Those February Markets

by | Feb 26, 2018

In December and January, we talked quite a bit about the perils of uncertainty and how to deal with them.

Then – BAM – the February market came and showed us just what uncertainty looks like. So basically, our publishing schedule is a month or two ahead¹.

What Do We Know?

Well, not much really. There are lots of people out there who have some ideas about why stock market volatility increased. Rising interest rates. Overpriced stocks. Maybe it’s all those cryptocurrencies. Maybe a whole bunch of people pulled their money out because they were sick of all this winter and took a beach holiday.

The truth is that it’s all conjecture at this point. Hindsight is 20/20 and some smart people will be able to look at the volatility we’ve experienced a few months or years from now and tell us what it all meant, and why.

It’s possible they’ll say it meant not much at all. The 24 months previous to February 2nd was a time of peaceful money-making, a market that ignored world politics and kept its nose to the grindstone, despite weird things like Brexit and Donald Trump. It was actually pretty unusual.

It’s possible they’ll say it was a leading indicator of whatever comes in the next months. Our tinfoil hats aren’t tuned in to the right channel quite yet, so we can’t quite say what that looks like.

What we do know is history. History tells us that, unlike the past 24 months, we can reasonably expect market volatility a few times each and every year. It tells us that we have to remind ourselves that volatility does not equal loss, despite what those statements say.

It tells us that looking at our accounts daily, or even monthly, might just be pointless activity (provided our investments are well-managed). Imagine if your house was repriced daily. That would make you hyper aware of real estate markets. As it stands, you get your property assessment once a year, and it’s already 6 months out of date. You don’t really care what it’s worth until you’re ready to sell it, or have to pay your property taxes (in which case, you’d really like the value to be lower).

You know what else you do when your property assessment or your real estate appraisal shows a drop in value? You don’t sell it. You wait for the market to come back.

Your equity and bond based accounts really aren’t that different. At the end of the day, they’re all pieces of your total net worth, your present, and your future. We can’t control what the millions of investors in the world are doing, and we sure can’t predict their future actions.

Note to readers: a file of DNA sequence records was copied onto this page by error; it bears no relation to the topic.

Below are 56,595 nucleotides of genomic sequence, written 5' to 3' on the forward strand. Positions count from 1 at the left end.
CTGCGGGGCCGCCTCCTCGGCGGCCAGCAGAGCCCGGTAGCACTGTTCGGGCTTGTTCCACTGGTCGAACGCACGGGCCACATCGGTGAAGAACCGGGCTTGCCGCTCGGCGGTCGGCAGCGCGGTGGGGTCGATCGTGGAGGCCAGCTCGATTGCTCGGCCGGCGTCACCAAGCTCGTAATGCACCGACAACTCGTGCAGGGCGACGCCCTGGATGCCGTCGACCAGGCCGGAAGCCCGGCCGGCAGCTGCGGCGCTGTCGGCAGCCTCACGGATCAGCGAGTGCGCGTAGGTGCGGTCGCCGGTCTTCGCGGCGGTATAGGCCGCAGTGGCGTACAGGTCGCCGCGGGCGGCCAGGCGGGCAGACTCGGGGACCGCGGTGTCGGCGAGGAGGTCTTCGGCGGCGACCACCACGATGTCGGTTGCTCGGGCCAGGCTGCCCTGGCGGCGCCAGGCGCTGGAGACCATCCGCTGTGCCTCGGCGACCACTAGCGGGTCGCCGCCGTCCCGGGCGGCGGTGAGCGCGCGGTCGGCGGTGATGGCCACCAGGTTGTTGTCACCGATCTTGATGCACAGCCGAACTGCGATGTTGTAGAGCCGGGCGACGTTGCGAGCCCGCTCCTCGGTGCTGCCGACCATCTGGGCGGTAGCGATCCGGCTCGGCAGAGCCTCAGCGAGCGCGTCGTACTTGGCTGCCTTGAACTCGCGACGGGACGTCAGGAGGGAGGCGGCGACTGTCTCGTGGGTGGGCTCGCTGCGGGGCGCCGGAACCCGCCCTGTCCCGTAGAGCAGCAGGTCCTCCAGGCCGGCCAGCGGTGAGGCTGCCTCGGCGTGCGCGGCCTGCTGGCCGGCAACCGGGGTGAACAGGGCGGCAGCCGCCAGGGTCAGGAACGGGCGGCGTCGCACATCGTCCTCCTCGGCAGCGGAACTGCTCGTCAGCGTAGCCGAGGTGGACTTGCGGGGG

Here’s what we can control:

1. Cash flow. It sucks to have to take money out of a portfolio that’s falling. A cash wedge, a pension, or another non-market stream of income that can keep us in good daily financial shape can make all the difference. If we can ride out 1.5 to 2 years on something other than stock market returns, we can generally outlast a bear² market, if it happens. But, first you need to know what your cash flow needs are.

2. Your plan. What resources do you have? How long will you need them? At what point do you need to start accessing which resources? Understanding those pieces and how they flow together ensures that you know what to do and when. Those bear markets? They can go on being bear markets. You’ll be ready for them when they come back as bulls.

There’s a reason why the work we do tends to be tied to your investment portfolio. Understanding where you’re going and what you need to get there helps you make great decisions into the future, even when those parts of your world that you can’t control or predict (and no one can, we don’t care what they say³) are acting exactly how you wish they wouldn’t.

¹Did we know??? Are we psychic? No. We are most definitely not psychic. We don’t know how to time the markets better than anyone else – because really, no one knows how to time the markets. Honestly, this sort of thing just makes it harder to come up with new writing ideas. We wish we published “Managing Uncertainty” this month and wrote a piece on estate planning in January instead. Much more timely.

²How do you define a “bear market”? It’s a market where securities (stock) prices fall and most people are feeling pessimistic, which causes the fall to continue further. Pessimism and selling increase. A bear market might be a downturn of 20% (many people have different numbers for this percentage point but let’s use this one for now) from a peak in multiple indexes (like the TSX or Dow Jones) over a two month period. A “correction” is a downturn of 10% or higher that lasts less than two months. Most bear markets are associated with recessions, commodity spikes, interest rate increases, and/or extreme valuations.

³If anyone tells you they can, you have reason to be concerned.


Julia Chung
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